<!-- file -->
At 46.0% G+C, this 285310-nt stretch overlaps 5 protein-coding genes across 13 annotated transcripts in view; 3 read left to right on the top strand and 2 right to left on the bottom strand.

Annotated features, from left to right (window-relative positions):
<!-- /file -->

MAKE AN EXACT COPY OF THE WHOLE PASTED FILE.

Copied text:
At 46.0% G+C, this 285310-nt stretch overlaps 5 protein-coding genes across 13 annotated transcripts in view; 3 read left to right on the top strand and 2 right to left on the bottom strand.

Annotated features, from left to right (window-relative positions):